Health insurance: Why is this so damn hard?

Don’t answer that. I already know why it’s hard. In a word: Bureaucracy. Mindless, wasteful bureaucracy.

See the insurance card below? It’s the third one the government-mandated insurance provider has sent me in the forty days since I signed up for Obamacare. All together, I’ve received half a dozen mailings from various organizations connected with my new health insurance, each one chock-full of small-print gobbledygook that looks like it was farted out of some robo-lawyer’s ass. And in all that time I haven’t even been in to see a doctor. Or a nurse. Not even a fuckin’ receptionist!

But actually, I couldn’t care less about that. Let me tell you what else I got in the mail though, just last Friday.

Ah . . . nope. I think I better back up a little first. Give you some history.

Obamacare: Tuning In and Turning On

I won’t go into my experience with Washington’s Obamacare sign-up page except to say that it was a somewhat less awful version of the federal site, aka Healthcare.gov. I had to log-on several times, submit to a financial “cavity search,” and dig up my wife’s 20-year-old naturalization certificate to prove she was a citizen, but other than that it wasn’t too painful. At the end of the sign-up process, the Web site offered some additional help that I hadn’t asked for and didn’t want. “Congratulations!” a message on the screen  said, “You not only qualify for free health care, but for some other benefits as well. Would you like to go ahead and apply for food stamps now?”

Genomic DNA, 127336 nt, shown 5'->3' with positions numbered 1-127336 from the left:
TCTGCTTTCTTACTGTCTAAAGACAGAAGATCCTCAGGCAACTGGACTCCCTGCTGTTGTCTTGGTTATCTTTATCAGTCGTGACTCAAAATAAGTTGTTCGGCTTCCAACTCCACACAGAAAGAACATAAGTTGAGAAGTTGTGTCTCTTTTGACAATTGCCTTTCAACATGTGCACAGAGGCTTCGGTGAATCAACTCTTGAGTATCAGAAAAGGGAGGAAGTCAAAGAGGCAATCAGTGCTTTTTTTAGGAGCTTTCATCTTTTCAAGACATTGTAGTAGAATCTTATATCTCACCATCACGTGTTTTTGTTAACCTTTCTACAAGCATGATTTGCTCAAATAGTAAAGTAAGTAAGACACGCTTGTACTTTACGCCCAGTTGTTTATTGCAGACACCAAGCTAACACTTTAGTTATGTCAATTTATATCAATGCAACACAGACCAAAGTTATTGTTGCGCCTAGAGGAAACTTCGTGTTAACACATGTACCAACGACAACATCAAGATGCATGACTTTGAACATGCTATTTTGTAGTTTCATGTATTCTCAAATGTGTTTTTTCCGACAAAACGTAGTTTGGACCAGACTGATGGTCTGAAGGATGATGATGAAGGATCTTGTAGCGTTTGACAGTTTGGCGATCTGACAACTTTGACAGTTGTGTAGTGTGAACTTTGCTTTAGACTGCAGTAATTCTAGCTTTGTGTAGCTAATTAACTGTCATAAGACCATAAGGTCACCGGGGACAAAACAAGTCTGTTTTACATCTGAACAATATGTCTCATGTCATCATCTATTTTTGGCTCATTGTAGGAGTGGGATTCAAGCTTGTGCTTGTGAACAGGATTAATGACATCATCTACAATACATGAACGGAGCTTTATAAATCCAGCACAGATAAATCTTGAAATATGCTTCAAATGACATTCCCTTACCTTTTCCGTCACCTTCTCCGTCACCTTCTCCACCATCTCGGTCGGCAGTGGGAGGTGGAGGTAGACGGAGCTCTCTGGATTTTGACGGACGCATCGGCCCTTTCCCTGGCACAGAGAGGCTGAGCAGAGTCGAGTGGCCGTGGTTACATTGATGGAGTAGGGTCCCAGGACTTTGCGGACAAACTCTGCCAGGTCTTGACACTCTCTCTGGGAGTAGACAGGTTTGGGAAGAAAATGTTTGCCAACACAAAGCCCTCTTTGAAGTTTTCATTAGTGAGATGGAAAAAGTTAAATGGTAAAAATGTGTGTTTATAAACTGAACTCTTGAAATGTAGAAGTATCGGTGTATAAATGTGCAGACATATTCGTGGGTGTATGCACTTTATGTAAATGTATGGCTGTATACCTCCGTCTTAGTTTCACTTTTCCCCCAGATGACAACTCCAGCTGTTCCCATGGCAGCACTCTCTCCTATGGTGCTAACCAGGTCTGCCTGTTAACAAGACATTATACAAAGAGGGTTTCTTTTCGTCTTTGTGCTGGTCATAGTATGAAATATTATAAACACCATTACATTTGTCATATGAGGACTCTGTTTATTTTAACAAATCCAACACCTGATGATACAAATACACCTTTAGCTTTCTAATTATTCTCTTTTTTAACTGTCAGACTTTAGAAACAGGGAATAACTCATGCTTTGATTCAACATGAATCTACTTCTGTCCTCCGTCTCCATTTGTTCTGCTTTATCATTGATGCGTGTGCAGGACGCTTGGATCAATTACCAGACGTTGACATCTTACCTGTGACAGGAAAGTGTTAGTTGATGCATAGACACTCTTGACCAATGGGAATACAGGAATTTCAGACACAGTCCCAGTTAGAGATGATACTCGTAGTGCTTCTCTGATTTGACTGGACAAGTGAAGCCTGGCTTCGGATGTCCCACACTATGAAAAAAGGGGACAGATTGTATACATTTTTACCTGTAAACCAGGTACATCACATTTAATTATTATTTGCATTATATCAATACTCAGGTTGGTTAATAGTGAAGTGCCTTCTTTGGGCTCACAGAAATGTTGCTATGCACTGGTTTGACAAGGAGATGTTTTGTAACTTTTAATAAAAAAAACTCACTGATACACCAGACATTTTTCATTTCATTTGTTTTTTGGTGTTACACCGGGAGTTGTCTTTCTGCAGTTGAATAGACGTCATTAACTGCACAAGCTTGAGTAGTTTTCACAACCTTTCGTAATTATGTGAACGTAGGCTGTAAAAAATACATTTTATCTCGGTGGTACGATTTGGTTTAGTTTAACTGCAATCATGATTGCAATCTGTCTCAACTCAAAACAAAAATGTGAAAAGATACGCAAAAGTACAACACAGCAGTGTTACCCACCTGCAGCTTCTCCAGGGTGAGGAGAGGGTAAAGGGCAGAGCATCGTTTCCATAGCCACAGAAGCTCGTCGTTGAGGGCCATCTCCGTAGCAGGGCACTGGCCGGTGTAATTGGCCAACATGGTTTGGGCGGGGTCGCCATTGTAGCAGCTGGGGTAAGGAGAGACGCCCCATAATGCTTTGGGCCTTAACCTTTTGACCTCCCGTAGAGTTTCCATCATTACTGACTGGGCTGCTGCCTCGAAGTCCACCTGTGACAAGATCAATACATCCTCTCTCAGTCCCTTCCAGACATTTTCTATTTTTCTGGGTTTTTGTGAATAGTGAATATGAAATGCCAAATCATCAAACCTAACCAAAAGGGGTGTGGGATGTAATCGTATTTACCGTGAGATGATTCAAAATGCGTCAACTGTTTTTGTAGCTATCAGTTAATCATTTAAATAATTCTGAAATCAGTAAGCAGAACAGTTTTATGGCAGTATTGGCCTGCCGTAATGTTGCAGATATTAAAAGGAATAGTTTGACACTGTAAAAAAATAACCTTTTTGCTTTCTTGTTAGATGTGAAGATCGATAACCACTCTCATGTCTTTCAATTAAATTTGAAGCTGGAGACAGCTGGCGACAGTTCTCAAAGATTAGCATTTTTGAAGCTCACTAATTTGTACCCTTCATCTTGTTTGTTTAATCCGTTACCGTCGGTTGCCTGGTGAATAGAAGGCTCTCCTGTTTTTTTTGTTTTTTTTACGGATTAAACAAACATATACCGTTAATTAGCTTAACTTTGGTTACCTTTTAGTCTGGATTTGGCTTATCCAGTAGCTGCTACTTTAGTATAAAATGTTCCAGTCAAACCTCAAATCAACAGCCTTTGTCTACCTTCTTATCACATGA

“No thanks,” I said. [Click]

“Great,” said the computer. “You’ll be hearing from us. Goodbye.”


They weren’t lying about that. Within a few days a membership card like the one above showed up in the mailbox. Then a week later, another one showed up. And the week after that, still another.

Dropping Out . . .

Like I said, I have no beef about the duplicate insurance cards thing. That’s a minor annoyance. But then, last Friday, something of a very different nature came in the mailbox: a nasty-gram from the Washington State Department of Socialism, telling me that I wasn’t covered after all, and that in fact, I could be in trouble. According to their records, I had gotten drunk or something and didn’t show up for my “appointment” – an appointment they hadn’t even told me about.

 

Read the complete nasty-gram here 
(And fifty bucks goes to the first lawyer who can explain what it means.)

The good news was that I’d been assigned a social worker and a case manager, and if I committed to turning my life around I could appeal the decision and they might give me another chance:


The bad news was that, in the meantime, I was fucked. No health care coverage. Or at least, that’s what the letter said.